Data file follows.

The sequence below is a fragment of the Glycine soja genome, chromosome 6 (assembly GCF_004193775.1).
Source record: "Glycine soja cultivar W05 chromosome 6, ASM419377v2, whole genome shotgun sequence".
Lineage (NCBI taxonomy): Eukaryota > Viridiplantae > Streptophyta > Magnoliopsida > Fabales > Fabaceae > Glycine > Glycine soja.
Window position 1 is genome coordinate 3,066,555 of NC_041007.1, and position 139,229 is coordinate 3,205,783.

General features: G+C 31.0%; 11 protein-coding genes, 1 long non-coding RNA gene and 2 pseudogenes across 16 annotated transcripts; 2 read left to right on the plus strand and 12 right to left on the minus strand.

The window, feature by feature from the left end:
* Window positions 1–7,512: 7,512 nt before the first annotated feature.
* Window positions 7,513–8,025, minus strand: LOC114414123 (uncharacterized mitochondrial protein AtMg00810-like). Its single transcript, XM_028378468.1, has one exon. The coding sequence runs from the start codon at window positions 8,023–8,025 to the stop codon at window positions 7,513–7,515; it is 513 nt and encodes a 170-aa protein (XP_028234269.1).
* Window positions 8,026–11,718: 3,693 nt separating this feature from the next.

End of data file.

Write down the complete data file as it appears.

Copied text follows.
The sequence below is a fragment of the Glycine soja genome, chromosome 6 (assembly GCF_004193775.1).
Source record: "Glycine soja cultivar W05 chromosome 6, ASM419377v2, whole genome shotgun sequence".
Lineage (NCBI taxonomy): Eukaryota > Viridiplantae > Streptophyta > Magnoliopsida > Fabales > Fabaceae > Glycine > Glycine soja.
Window position 1 is genome coordinate 3,066,555 of NC_041007.1, and position 139,229 is coordinate 3,205,783.

General features: G+C 31.0%; 11 protein-coding genes, 1 long non-coding RNA gene and 2 pseudogenes across 16 annotated transcripts; 2 read left to right on the plus strand and 12 right to left on the minus strand.

The window, feature by feature from the left end:
* Window positions 1–7,512: 7,512 nt before the first annotated feature.
* Window positions 7,513–8,025, minus strand: LOC114414123 (uncharacterized mitochondrial protein AtMg00810-like). Its single transcript, XM_028378468.1, has one exon. The coding sequence runs from the start codon at window positions 8,023–8,025 to the stop codon at window positions 7,513–7,515; it is 513 nt and encodes a 170-aa protein (XP_028234269.1).
* Window positions 8,026–11,718: 3,693 nt separating this feature from the next.